Dems weigh adding Homeland Security funds to stimulus
The economic stimulus package under consideration by key Democrats could include funding for the Homeland Security Department -- possibly as much as $2 billion, congressional and industry sources said on Thursday.
Talk has surfaced about the inclusion of hundreds of millions of dollars for Customs and Border Protection, the Transportation Security Administration and the Coast Guard, sources said. Funding could be sought to help states comply with the so-called Real ID law, which requires them to issue secure driver's licenses to their citizens.
The push for the funding appeared to be coming from both lawmakers and the homeland security industry.
"Everything's in play," one source said.
But aides for the Senate and House Appropriations committees could not confirm specific homeland security efforts that might be included in the stimulus and sources cautioned that nothing has been decided.
Sources pointed to an economic stimulus bill proposed by former Senate Appropriations Chairman Robert Byrd, D-W.Va., in November as a blueprint, which sought to provide more than $2 billion for Homeland Security agencies.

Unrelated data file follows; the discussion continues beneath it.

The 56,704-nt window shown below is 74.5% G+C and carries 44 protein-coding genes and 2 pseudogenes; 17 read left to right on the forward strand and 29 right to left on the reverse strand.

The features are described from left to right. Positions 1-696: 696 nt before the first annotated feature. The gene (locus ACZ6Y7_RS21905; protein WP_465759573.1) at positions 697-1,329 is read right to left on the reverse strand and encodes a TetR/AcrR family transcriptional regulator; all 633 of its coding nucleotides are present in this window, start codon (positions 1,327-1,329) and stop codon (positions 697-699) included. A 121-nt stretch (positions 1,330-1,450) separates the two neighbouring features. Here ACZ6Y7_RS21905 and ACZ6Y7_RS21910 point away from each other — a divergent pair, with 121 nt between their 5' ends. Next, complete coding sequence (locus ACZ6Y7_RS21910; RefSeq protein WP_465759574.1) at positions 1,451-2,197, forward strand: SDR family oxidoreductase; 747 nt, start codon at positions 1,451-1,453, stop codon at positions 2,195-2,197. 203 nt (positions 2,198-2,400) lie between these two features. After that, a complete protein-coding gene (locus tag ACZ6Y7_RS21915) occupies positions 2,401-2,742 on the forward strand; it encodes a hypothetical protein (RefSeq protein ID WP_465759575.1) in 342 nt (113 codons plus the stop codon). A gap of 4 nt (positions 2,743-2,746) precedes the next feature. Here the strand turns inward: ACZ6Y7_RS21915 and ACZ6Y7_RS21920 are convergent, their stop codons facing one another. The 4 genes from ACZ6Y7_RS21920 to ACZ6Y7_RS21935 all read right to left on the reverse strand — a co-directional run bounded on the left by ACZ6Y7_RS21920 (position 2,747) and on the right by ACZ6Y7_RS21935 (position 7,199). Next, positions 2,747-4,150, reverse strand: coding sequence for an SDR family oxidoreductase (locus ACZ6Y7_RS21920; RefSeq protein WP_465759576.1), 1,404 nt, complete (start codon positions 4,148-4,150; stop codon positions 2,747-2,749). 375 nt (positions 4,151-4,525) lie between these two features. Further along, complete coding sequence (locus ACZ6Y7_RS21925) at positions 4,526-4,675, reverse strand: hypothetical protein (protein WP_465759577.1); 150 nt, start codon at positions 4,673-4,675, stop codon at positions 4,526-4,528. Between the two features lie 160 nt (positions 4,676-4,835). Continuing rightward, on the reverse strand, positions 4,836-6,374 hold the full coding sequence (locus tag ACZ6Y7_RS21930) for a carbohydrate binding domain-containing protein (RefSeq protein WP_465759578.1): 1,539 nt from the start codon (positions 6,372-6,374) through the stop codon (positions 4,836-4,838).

Funding in the bill included $500 million for TSA to buy and install explosives detection equipment, about $300 million for the Coast Guard and another $300 million for border security, especially to expedite the deployment of technology to the southwest border. The bill called for another $100 million to improve infrastructure at the nation's ports of entry and about $350 million to consolidate the Homeland Security Department headquarters in Washington. An industry source said it is likely that the stimulus bill will include funding to improve ports of entry and for TSA baggage-screening operations. Another source added that other infrastructure improvements in the bill, such as for bridges, could include security measures, such as video cameras or perimeter protections.
"It's a great opportunity now. Security was an afterthought before. Now you have the opportunity to do those things up front," the source said.